A memorable rendition of “Don’t Stop Believing” by the choir and drumline, featuring Jeremy Nielsen on piano, Manny LePorte on sax, and Erik Nez on guitar, had the teachers singing along in their seats. Then the keynote speaker was introduced.

Assemblywomen Meghan Dahle said that thirty years ago as a graduate of Fall River high school, she never imagined she would be where she is today. Dahle told the class that they were her “why”, the reason she spends her workdays in Sacramento making important decisions that affect our communities. She went on to celebrate the class’ “limitless potential” and “immense value” to not only our state, but the nation and world.

The graduates were announced by counselor Heather Eastwood and Dean of Students Bob Nielsen and given their diplomas by Mr. Nugent. A line of congratulatory handshakes were given by the LUHSD board, including President Michelle Zubillaga, Holly Egan, Jarret Ellena, Natalie Christensen, and Trevor Wood. Cheers and celebrations filled the air from the families and friends in attendance. The evening was capped off by Shaw and Satica directing the turning of the tassels and a burst of confetti.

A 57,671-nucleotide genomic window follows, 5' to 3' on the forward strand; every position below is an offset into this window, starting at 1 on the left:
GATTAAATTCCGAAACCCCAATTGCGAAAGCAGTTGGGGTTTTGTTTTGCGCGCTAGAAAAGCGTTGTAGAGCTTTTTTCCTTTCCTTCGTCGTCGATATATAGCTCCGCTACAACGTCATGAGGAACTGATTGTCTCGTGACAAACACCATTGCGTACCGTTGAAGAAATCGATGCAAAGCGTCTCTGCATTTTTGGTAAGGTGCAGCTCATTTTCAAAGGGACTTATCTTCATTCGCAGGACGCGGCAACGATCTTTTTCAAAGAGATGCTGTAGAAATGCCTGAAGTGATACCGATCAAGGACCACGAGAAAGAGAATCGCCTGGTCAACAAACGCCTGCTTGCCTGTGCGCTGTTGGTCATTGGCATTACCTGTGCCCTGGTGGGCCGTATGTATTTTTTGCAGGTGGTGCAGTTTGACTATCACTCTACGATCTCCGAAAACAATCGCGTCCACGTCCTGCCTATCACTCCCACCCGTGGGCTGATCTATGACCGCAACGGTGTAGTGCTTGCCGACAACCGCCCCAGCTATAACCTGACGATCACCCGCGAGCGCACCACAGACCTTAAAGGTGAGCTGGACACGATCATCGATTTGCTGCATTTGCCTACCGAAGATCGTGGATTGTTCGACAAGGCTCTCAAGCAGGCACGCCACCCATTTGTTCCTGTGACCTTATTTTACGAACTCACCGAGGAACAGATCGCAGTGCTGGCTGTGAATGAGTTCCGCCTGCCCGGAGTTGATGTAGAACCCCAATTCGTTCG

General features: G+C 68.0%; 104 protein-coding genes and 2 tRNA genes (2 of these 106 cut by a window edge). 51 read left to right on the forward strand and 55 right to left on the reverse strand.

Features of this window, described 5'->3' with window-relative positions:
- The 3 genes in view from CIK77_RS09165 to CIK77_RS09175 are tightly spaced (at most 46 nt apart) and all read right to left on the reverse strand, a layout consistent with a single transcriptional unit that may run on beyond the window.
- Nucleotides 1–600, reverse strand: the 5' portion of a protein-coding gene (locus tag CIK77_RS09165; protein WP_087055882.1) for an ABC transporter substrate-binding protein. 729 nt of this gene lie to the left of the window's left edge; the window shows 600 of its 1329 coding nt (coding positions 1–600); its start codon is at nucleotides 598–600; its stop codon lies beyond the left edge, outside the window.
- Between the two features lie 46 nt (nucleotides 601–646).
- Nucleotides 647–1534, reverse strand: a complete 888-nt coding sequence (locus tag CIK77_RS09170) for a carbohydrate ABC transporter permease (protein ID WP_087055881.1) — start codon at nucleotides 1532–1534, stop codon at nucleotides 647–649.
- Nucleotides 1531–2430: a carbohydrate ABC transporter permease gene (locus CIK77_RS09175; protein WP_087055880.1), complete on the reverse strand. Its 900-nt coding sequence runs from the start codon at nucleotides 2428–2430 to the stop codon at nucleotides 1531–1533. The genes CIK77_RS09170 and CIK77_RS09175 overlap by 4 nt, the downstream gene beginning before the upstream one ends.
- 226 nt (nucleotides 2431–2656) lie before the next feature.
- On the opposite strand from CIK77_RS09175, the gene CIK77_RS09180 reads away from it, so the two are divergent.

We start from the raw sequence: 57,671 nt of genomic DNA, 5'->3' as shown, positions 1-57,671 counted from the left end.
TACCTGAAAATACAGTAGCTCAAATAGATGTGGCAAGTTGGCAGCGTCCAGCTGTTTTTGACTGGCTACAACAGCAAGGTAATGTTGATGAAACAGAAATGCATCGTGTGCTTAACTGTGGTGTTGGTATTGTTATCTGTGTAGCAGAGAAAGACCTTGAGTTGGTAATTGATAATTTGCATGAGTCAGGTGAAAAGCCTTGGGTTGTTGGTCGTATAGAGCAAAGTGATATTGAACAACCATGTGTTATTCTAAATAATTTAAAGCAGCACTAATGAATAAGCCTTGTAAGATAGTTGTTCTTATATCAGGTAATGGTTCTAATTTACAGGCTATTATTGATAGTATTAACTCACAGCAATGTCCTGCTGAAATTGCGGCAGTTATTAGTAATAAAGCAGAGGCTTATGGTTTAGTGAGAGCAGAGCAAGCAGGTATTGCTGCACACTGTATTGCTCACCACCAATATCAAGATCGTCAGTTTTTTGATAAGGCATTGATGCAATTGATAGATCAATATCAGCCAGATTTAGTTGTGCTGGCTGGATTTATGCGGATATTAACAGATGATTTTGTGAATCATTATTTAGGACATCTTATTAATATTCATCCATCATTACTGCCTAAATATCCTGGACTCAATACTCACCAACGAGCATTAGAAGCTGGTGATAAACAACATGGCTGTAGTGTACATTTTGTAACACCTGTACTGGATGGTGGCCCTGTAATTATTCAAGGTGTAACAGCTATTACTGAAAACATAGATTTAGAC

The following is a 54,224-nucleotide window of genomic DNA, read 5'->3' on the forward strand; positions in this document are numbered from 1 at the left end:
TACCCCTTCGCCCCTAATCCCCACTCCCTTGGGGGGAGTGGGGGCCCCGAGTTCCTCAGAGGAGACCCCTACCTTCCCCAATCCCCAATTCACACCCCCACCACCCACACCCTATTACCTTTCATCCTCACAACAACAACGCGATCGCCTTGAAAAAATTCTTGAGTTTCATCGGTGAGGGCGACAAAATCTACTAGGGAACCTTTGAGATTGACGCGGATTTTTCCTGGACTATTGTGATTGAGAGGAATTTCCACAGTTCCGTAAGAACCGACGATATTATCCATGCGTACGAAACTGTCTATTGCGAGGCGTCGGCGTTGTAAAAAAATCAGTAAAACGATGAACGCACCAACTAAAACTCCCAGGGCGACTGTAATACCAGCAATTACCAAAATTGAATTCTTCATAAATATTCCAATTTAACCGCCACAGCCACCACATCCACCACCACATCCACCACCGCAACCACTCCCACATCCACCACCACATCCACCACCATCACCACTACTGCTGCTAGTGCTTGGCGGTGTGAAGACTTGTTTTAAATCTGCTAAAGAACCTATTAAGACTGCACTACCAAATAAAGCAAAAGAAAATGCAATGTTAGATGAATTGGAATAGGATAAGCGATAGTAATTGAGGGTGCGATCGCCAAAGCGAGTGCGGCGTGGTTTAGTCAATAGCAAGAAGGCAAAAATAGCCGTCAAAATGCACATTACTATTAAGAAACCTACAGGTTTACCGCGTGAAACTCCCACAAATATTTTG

Congratulations to the Class of 2023! As Ethan Shaw quoted Dr. Seuss in his speech, “Today is your day! You’re off to great places! You’re off and away!”

A special thanks to James Hall and the staff at LCOE for holding a fantastic Sober Grad after the ceremony. As we left the field, the inflatable games, DJ, and delicious smells of Mexican food made me wish I could stay up all night! Cody Beekman was the lucky winner of the car, donated by Jason Rieger of Wheels West.

I just got home from the J&J spring show A Frozen Story and just wow! It was amazing! I can’t wait to tell you about it next week.

Remember when news was ‘newsy’? When you read about weddings, family events and engagement announcements in the newspaper? If you have something that might be newsworthy, please submit it to [email protected] and I’ll do my best to include it here in “The Good Stuff.”

Jeremy Couso
Jeremy Couso Publisher/Editor